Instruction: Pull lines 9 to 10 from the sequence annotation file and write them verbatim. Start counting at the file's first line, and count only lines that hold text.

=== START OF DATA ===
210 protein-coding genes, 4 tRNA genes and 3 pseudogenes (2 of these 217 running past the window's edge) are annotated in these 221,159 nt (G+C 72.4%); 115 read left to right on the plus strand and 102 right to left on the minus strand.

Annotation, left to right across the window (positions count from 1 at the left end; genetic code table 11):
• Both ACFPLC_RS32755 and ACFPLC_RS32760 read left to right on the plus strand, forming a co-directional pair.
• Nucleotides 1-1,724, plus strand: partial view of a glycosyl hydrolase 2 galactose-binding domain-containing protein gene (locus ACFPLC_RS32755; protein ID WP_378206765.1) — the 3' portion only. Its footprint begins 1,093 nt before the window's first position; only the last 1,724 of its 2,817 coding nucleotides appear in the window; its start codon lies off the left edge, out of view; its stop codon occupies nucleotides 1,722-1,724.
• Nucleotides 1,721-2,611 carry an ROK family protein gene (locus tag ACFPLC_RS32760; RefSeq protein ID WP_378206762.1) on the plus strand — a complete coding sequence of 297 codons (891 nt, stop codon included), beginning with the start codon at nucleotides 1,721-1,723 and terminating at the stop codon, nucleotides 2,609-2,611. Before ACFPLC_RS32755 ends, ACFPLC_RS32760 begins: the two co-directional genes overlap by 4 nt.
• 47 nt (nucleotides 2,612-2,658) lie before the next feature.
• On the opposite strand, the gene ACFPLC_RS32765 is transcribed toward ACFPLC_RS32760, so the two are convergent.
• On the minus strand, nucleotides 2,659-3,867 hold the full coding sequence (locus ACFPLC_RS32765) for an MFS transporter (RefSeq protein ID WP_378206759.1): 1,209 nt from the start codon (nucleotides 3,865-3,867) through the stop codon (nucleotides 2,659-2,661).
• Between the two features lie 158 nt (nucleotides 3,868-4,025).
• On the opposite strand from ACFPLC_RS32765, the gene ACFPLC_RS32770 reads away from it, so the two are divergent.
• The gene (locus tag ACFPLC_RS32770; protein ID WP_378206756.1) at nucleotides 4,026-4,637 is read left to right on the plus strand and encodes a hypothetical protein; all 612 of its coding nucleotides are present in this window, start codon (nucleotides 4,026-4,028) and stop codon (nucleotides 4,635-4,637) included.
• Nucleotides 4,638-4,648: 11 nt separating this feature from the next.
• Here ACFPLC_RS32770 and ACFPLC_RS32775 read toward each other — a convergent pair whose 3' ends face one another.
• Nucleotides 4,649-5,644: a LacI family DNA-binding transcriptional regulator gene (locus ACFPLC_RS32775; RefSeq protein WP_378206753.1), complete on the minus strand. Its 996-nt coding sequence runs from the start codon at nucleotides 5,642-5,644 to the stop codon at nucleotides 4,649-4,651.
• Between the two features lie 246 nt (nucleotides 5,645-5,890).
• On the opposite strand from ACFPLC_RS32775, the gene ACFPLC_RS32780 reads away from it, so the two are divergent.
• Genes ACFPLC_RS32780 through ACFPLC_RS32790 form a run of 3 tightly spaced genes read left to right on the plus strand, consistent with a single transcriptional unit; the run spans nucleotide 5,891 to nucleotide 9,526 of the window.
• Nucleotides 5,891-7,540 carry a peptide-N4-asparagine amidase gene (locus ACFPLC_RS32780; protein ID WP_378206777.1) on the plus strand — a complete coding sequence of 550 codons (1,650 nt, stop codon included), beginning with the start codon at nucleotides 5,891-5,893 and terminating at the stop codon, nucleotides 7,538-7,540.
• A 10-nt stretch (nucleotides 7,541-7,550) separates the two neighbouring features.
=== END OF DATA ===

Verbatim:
• Between the two features lie 158 nt (nucleotides 3,868-4,025).
• On the opposite strand from ACFPLC_RS32765, the gene ACFPLC_RS32770 reads away from it, so the two are divergent.